You are not permitted to download, save or email this image. Visit image gallery to purchase the image.
Queenstown Lakes Mayor Jim Boult will raise "significant concerns" over Aurora Energy’s potentially dangerous power poles with the company’s chief executive next week.
The "please explain" meeting next Friday with Aurora chief executive Grady Cameron follows a terse exchange of letters, which the council has released to the Otago Daily Times.
It piles pressure on the beleaguered company, which was upbraided by the Central Otago District Council over the same issue last month.
Mr Boult has not been mollified by Aurora’s plans to spend an extra $26million on pole replacements.
The mayor, a former Christchurch International Airport chief executive, said he told Mr Cameron he continued to have "significant concerns".
In a letter written on November 8, Mr Boult said he was particularly worried about "the lack of specifics for the replacement programme".
He called for an urgent meeting, which has been scheduled for next week.
"At the meeting I would expect to see a specific roll-out plan for pole replacement across Queenstown Lakes district that targets both the short-term crisis in the district, as well as a more comprehensive replacement programme to ensure that we do not face this type of situation again," Mr Boult said in the letter.
Only two and a-half weeks after the letter was written, an 11,000-volt line from a red-tagged pole in Kelvin Heights came down near an access track to a public walkway, sparking a vegetation fire and cutting power to about 1000 customers.
Aurora’s maintenance programme shot to national prominence in October, when ex-Delta employee Richard Healey blew the whistle on the "serious neglect" of its network.
The company has vowed to take on extra staff so it can replace 1930 of the worst timber poles in the Queenstown Lakes-Central Otago area by the end of next year.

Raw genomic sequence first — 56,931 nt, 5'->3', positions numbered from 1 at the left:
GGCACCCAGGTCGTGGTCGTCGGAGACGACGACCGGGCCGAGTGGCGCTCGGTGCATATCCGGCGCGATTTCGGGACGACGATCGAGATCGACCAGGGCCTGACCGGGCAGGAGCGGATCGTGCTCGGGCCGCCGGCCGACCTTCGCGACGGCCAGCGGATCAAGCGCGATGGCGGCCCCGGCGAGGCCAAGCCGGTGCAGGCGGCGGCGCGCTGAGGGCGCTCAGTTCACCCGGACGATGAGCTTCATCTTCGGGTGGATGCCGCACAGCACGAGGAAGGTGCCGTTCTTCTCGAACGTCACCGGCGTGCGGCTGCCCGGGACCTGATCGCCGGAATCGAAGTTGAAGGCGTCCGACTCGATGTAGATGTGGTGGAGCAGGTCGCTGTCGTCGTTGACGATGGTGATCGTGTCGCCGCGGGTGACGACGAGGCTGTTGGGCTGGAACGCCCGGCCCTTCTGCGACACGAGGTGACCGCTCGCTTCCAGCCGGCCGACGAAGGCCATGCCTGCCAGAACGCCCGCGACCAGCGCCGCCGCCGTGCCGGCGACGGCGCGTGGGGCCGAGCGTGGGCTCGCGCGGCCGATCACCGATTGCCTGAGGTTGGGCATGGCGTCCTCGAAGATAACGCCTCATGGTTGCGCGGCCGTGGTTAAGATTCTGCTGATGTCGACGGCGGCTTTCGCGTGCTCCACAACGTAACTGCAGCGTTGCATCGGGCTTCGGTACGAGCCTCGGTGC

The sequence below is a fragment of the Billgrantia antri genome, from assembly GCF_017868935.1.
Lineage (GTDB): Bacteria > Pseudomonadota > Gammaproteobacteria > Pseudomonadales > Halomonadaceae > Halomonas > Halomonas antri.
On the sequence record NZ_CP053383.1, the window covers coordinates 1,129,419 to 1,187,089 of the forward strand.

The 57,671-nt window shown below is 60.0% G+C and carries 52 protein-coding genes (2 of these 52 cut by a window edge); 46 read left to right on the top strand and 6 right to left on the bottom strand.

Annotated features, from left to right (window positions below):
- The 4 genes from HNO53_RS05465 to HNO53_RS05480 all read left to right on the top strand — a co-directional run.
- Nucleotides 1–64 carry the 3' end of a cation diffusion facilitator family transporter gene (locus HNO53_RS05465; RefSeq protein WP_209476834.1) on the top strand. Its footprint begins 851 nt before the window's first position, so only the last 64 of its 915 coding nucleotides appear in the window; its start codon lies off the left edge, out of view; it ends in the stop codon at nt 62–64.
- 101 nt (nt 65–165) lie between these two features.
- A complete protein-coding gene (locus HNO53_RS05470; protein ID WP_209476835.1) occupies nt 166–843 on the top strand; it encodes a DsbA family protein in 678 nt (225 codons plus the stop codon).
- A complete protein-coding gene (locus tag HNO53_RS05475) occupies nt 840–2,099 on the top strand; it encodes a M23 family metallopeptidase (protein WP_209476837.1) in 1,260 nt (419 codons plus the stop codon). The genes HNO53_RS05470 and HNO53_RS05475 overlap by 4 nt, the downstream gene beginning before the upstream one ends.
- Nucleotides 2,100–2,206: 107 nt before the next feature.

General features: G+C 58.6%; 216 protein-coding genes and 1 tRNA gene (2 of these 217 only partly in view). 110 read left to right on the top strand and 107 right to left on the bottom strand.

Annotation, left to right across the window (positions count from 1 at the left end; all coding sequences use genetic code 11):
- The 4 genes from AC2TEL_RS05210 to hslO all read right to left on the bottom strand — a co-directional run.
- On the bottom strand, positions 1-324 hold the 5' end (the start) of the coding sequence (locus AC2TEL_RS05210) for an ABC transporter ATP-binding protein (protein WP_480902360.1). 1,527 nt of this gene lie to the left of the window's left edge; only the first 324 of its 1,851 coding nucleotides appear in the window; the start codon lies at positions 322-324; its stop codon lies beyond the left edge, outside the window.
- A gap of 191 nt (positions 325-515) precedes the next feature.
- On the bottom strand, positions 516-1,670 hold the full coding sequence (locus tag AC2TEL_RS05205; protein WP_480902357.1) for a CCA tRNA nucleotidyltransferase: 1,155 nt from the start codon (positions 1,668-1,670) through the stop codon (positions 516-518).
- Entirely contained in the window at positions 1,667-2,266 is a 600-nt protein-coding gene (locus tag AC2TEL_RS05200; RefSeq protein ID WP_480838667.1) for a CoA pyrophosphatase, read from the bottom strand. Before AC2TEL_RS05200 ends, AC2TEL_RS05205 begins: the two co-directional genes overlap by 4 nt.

Its pole programme will accelerate from about 50 poles a month to more than 300 a month from March next year.
Poles near schools and public areas would be replaced first.
Following Mr Healey’s revelations, Mr Cameron wrote to Mr Boult and council chief executive Mike Theelen stating Delta and Aurora remained "very committed to health and safety" and it was taking immediate steps to address the threat to "public confidence".
In his response, on October 31, Mr Boult said he was "heartened, though not assured" at its review of the network.
He blasted as "completely inadequate" the company’s original poles replacement plan, to replace "condition zero" and "condition 1" poles over four years.
About two-thirds of those poles across Aurora’s network are in the Queenstown Lakes-Central Otago area.
"We are entering our busy summer tourist season and we need as a community to be in a position to make visitors to the district, as well as citizens, feel safe," Mr Boult said.
Mr Cameron then detailed the company’s fast-tracked replacement plan and budget boost in a letter on November 3.
Aurora expected to employ three extra maintenance crews, on top of the extra two, in the Queenstown Lakes-Central Otago area, he said.
WorkSafe’s energy safety arm is auditing Aurora.
In an emailed statement Mr Cameron said: "We’ll have a further update on progress in the past four weeks, including planning for the accelerated pole programme."